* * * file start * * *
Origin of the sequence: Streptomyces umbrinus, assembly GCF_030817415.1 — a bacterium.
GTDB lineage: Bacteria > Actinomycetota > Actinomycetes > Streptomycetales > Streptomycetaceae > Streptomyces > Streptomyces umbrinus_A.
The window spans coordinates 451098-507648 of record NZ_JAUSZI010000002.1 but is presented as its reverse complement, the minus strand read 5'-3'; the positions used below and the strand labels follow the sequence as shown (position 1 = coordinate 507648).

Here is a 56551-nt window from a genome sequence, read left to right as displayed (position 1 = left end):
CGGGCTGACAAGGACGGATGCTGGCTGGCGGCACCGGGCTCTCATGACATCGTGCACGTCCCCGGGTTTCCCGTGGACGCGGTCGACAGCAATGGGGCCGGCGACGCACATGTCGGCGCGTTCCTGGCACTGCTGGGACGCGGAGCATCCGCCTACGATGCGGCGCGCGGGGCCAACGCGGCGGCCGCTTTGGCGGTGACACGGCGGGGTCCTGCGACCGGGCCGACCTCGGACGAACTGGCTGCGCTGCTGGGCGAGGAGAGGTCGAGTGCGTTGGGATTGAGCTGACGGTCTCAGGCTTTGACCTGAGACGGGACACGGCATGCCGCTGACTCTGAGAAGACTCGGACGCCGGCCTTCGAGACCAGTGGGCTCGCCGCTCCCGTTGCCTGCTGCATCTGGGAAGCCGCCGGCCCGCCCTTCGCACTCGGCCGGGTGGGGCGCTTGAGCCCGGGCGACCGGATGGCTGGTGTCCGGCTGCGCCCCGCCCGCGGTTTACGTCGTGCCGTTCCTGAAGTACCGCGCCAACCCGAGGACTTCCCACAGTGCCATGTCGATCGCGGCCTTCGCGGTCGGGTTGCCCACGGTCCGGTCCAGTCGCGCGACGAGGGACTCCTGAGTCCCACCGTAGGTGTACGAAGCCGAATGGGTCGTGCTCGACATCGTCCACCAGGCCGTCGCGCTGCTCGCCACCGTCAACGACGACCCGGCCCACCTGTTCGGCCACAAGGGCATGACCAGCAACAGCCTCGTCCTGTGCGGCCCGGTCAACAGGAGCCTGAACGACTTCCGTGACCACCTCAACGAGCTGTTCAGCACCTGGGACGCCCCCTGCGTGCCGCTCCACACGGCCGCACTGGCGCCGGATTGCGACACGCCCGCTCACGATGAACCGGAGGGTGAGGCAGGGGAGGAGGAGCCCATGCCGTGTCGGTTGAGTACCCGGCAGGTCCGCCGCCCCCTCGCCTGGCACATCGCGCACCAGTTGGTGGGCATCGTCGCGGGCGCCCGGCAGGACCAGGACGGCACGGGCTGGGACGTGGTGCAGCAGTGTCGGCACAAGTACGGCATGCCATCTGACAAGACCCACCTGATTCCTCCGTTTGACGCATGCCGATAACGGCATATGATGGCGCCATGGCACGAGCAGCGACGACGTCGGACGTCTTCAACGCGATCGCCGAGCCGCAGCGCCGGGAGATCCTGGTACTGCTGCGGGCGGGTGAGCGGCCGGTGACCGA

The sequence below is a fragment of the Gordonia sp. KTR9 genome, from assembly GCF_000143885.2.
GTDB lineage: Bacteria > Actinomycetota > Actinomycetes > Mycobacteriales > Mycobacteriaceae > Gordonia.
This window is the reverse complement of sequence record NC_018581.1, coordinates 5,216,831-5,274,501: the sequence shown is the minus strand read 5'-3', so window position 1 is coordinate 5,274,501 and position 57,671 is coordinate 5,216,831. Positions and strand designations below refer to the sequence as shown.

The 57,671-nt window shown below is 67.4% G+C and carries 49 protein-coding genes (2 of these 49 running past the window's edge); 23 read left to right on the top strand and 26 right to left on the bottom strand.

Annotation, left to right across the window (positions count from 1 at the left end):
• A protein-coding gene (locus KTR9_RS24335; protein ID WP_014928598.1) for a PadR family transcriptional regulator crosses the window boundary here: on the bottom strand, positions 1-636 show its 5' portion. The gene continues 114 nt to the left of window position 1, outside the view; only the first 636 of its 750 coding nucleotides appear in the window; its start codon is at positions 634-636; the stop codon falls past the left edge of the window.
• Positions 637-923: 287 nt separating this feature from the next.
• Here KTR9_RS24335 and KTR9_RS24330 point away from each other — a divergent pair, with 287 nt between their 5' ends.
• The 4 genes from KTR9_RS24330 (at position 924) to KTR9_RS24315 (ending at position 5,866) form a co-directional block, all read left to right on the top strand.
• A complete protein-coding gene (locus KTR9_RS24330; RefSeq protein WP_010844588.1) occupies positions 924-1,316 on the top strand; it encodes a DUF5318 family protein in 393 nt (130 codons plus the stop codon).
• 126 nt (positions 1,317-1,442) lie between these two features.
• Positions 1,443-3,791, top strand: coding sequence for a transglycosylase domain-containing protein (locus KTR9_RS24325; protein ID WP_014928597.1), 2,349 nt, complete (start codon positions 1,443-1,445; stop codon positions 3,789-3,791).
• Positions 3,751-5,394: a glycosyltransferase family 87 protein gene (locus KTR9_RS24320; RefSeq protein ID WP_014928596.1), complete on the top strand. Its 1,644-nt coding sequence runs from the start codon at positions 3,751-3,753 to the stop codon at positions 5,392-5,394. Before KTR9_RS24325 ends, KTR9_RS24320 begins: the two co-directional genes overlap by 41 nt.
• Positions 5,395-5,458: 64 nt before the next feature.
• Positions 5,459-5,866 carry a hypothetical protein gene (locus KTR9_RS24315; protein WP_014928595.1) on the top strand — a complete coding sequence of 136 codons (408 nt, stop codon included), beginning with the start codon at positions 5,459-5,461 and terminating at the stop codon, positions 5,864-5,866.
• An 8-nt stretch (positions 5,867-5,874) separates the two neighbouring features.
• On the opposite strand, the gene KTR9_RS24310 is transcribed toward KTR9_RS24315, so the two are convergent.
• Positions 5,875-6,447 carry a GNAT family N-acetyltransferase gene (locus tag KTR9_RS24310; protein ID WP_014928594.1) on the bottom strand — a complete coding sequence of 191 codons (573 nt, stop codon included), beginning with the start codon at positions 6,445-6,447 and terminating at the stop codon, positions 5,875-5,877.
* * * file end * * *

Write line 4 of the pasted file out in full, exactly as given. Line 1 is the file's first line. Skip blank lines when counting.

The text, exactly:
Here is a 56551-nt window from a genome sequence, read left to right as displayed (position 1 = left end):